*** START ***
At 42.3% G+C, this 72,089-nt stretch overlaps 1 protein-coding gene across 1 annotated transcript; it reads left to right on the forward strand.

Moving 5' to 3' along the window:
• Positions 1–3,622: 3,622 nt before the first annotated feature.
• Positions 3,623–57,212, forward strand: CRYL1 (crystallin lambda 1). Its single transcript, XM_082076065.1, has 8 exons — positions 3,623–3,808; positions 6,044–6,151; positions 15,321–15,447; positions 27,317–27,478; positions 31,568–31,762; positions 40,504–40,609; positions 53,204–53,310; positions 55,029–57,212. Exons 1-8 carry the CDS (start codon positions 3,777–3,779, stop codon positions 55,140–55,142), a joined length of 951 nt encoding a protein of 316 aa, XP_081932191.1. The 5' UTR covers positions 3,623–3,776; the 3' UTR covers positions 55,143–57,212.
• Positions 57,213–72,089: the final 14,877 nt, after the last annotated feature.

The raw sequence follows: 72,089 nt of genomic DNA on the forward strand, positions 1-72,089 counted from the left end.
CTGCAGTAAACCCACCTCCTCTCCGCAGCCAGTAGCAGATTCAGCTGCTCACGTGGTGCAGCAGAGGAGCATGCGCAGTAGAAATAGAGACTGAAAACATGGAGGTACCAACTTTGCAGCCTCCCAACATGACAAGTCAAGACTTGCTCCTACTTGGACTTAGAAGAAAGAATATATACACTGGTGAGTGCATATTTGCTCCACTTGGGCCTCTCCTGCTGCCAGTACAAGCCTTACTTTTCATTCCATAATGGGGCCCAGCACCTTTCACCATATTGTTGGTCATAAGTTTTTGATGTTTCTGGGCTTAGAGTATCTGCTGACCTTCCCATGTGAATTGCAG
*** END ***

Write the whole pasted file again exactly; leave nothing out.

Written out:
At 42.3% G+C, this 72,089-nt stretch overlaps 1 protein-coding gene across 1 annotated transcript; it reads left to right on the forward strand.

Moving 5' to 3' along the window:
• Positions 1–3,622: 3,622 nt before the first annotated feature.
• Positions 3,623–57,212, forward strand: CRYL1 (crystallin lambda 1). Its single transcript, XM_082076065.1, has 8 exons — positions 3,623–3,808; positions 6,044–6,151; positions 15,321–15,447; positions 27,317–27,478; positions 31,568–31,762; positions 40,504–40,609; positions 53,204–53,310; positions 55,029–57,212. Exons 1-8 carry the CDS (start codon positions 3,777–3,779, stop codon positions 55,140–55,142), a joined length of 951 nt encoding a protein of 316 aa, XP_081932191.1. The 5' UTR covers positions 3,623–3,776; the 3' UTR covers positions 55,143–57,212.
• Positions 57,213–72,089: the final 14,877 nt, after the last annotated feature.

The raw sequence follows: 72,089 nt of genomic DNA on the forward strand, positions 1-72,089 counted from the left end.
CTGCAGTAAACCCACCTCCTCTCCGCAGCCAGTAGCAGATTCAGCTGCTCACGTGGTGCAGCAGAGGAGCATGCGCAGTAGAAATAGAGACTGAAAACATGGAGGTACCAACTTTGCAGCCTCCCAACATGACAAGTCAAGACTTGCTCCTACTTGGACTTAGAAGAAAGAATATATACACTGGTGAGTGCATATTTGCTCCACTTGGGCCTCTCCTGCTGCCAGTACAAGCCTTACTTTTCATTCCATAATGGGGCCCAGCACCTTTCACCATATTGTTGGTCATAAGTTTTTGATGTTTCTGGGCTTAGAGTATCTGCTGACCTTCCCATGTGAATTGCAG